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Dog Fight Continues: Brinsons to Appeal Dangerous Dog Ruling After Split Decision

2015-03-04 18.37.53

 

By Dave Oedel, March 22, 2015, Macon, Georgia:

This dog fight will go on. On Monday, March 9, 2015, five members of the Macon-Bibb County Board of Health split 3-2 on whether to deem three female pitbull dogs, Cocoa, Pearl and Justice, “dangerous.” As previously reported in the Macon Monitor, those dogs were involved in the death of another dog, Renalto, that was passing by the pitbulls’ home on a walk with Renalto’s owner, Claudio Naranjo, from Miami. The pitbulls are owned by Ryan Brinson and kept at the home of his mother, Veronica Brinson, at 124 Brookefield Drive in the Brookefield subdivision of north Macon off Bowman Road.

Board of Health members Bert Bivins, Ethel Cullinan and David Garrow voted to find the dogs “dangerous” within the meaning of both state law and a Macon-Bibb ordinance. Two other Board members, … Continue Reading

President Barack Obama’s Speech at the Edmund Pettus Bridge in Selma, Alabama, March 7, 2015, Commemorating the 50th Anniversary of “Bloody Sunday”

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President Barack Obama, Selma, Alabama, March 7, 2015


You can watch President Obama’s 32-minute speech here. Below is the text as transcribed by the White House.

 

It is a rare honor in this life to follow one of your heroes. And John Lewis is one of my heroes.

Now, I have to imagine that when a younger John Lewis woke up that morning 50 years ago and made his way to Brown Chapel, heroics were not on his mind. A day like this was not on his mind. Young folks with bedrolls and backpacks were … Continue Reading

My Reflections on Selma: Jack Ellis Recalls the History, and Surveys Some Present Challenges, of Race and Voting in America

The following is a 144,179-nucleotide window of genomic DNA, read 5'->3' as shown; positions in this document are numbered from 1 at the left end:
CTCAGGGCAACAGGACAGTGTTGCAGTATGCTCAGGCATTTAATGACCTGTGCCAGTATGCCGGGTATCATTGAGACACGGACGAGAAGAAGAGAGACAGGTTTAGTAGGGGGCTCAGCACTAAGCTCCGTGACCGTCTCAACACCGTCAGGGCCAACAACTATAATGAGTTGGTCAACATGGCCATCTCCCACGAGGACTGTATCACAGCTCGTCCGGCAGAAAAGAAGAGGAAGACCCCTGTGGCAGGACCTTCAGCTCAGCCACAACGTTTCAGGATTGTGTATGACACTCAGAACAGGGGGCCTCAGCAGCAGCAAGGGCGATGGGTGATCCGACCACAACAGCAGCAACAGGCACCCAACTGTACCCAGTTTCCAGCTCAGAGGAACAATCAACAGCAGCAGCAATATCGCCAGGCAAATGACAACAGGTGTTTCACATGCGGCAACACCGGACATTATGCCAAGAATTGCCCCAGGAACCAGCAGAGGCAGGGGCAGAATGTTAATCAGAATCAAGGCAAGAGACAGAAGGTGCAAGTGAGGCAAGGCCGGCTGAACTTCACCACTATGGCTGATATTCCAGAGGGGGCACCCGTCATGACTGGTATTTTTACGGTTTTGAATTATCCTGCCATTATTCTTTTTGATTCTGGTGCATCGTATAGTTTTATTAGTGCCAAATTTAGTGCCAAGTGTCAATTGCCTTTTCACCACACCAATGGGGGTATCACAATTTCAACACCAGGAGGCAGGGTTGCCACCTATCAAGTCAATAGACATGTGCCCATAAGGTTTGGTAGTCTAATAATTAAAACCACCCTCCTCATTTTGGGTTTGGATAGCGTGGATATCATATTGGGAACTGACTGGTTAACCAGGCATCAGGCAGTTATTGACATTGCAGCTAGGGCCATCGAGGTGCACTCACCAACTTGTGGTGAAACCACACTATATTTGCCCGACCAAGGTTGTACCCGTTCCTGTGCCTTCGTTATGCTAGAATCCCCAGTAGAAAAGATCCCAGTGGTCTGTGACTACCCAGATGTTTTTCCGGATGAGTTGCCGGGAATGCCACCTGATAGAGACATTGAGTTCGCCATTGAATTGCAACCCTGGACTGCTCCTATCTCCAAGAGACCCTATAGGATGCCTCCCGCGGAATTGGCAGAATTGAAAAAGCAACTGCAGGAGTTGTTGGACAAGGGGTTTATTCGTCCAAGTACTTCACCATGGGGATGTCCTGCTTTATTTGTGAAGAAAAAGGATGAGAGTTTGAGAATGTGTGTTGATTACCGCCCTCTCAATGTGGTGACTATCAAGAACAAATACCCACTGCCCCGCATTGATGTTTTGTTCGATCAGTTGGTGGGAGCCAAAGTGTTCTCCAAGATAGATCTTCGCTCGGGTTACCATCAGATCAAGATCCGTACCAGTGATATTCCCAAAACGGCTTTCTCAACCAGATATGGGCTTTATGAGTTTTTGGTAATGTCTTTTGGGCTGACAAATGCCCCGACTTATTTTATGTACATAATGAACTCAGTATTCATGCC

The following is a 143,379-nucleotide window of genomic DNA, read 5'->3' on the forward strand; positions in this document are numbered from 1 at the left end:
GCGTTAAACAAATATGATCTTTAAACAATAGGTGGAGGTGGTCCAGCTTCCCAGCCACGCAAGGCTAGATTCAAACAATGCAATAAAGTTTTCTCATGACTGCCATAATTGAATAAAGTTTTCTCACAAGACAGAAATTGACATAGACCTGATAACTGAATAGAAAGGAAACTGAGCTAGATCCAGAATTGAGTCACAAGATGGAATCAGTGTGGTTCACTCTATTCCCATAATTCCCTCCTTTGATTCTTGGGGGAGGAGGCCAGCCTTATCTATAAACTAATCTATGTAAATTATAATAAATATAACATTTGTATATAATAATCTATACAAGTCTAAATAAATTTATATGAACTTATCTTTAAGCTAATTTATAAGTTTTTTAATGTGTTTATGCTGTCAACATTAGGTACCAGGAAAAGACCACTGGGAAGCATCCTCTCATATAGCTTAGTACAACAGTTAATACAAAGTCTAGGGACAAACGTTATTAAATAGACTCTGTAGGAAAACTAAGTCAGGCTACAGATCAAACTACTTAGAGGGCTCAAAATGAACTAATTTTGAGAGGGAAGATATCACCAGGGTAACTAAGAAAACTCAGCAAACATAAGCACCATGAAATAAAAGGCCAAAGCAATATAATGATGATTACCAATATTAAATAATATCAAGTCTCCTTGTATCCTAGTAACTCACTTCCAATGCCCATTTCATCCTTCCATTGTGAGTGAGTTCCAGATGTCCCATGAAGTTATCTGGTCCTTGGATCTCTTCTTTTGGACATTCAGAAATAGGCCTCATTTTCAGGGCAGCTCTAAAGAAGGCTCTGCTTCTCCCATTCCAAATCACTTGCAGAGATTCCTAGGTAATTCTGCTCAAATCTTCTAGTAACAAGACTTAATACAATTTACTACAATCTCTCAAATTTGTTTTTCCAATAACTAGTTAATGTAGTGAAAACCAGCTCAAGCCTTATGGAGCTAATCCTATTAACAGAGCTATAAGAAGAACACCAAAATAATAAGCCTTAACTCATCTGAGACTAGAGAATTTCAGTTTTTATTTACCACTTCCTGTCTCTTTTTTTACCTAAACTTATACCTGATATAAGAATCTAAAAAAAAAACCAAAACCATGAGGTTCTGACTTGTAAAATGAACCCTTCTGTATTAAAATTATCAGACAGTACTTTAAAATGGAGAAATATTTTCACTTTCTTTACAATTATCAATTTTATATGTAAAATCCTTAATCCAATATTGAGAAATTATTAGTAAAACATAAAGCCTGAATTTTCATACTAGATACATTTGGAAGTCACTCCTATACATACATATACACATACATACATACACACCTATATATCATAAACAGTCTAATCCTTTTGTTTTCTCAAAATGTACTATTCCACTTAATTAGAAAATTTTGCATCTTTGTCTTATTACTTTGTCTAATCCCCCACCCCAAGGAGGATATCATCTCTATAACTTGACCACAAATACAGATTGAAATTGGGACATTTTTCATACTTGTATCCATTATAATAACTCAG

Former Macon Mayor C. Jack Ellis

By C. Jack Ellis, former Mayor of Macon, March 14, 2015:

On September 22, 1862, President Abraham Lincoln announced his intention to sign the Emancipation Proclamation, which he did on January 1, 1863. Soon after Lincoln’s announcement, in an October 12, 1862 newspaper article, Karl Marx wrote that Lincoln’s “proclamation, . . . the manifesto abolishing slavery, is the most important document in American history since the establishment of the Union.”

I would have agreed with that sentiment — prior to the … Continue Reading

Selma, a Catalyst for Voting Rights, also Put Protesting and Policing in the Media Glare

John Lewis holding his head at Selma Alabama while being beaten on March 7, 1965 on Bloody Sunday.  Lewis suffered a fractured skull.

By Dave Oedel, Macon Georgia, March 14, 2015:

President Obama visited Selma, Alabama here in the Black Belt a week ago, March 7, 2015, to commemorate the 50th anniversary of “Bloody Sunday.” Five decades ago, under orders from Alabama Governor George Wallace, Alabama state patrol officers with unnecessary violence suppressed a peaceful if knowingly confrontational march for voting rights organized by Martin Luther King, Jr.  Alabama Governor George Wallace had advised the chief of the Alabama state highway patrol “to use whatever means are necessary to prevent a march,” which Wallace and the chief had concluded would violate state highway traffic laws. They could also have concluded that most cars were about to violate some highway law or another, but of course cars weren’t being stopped – just the protesters. When the chief officer and the chief protester approached one another that day on the Edmund Pettus Bridge at the county line, the officer declined discussion, saying only that there was nothing left to discuss.

If you need a refresher or an education about what happened next, you might take a look at the first 3 minutes of this newsreel footage.

Seeing the police rush and trample … Continue Reading

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